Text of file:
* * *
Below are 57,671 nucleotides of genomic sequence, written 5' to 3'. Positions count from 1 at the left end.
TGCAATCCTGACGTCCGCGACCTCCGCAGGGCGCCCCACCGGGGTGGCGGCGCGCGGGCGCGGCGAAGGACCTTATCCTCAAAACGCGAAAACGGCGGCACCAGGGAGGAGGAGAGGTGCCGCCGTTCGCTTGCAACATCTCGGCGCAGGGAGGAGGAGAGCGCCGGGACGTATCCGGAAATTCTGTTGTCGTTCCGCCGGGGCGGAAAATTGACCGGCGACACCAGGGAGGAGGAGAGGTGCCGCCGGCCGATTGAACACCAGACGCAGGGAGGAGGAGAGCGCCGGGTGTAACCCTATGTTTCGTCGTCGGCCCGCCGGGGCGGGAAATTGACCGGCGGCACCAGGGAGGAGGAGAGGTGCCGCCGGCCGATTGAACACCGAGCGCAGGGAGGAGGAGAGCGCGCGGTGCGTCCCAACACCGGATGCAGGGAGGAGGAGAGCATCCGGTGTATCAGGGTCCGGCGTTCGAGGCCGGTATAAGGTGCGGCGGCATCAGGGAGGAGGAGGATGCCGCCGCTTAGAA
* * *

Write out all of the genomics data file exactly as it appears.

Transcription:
Below are 57,671 nucleotides of genomic sequence, written 5' to 3'. Positions count from 1 at the left end.
TGCAATCCTGACGTCCGCGACCTCCGCAGGGCGCCCCACCGGGGTGGCGGCGCGCGGGCGCGGCGAAGGACCTTATCCTCAAAACGCGAAAACGGCGGCACCAGGGAGGAGGAGAGGTGCCGCCGTTCGCTTGCAACATCTCGGCGCAGGGAGGAGGAGAGCGCCGGGACGTATCCGGAAATTCTGTTGTCGTTCCGCCGGGGCGGAAAATTGACCGGCGACACCAGGGAGGAGGAGAGGTGCCGCCGGCCGATTGAACACCAGACGCAGGGAGGAGGAGAGCGCCGGGTGTAACCCTATGTTTCGTCGTCGGCCCGCCGGGGCGGGAAATTGACCGGCGGCACCAGGGAGGAGGAGAGGTGCCGCCGGCCGATTGAACACCGAGCGCAGGGAGGAGGAGAGCGCGCGGTGCGTCCCAACACCGGATGCAGGGAGGAGGAGAGCATCCGGTGTATCAGGGTCCGGCGTTCGAGGCCGGTATAAGGTGCGGCGGCATCAGGGAGGAGGAGGATGCCGCCGCTTAGAA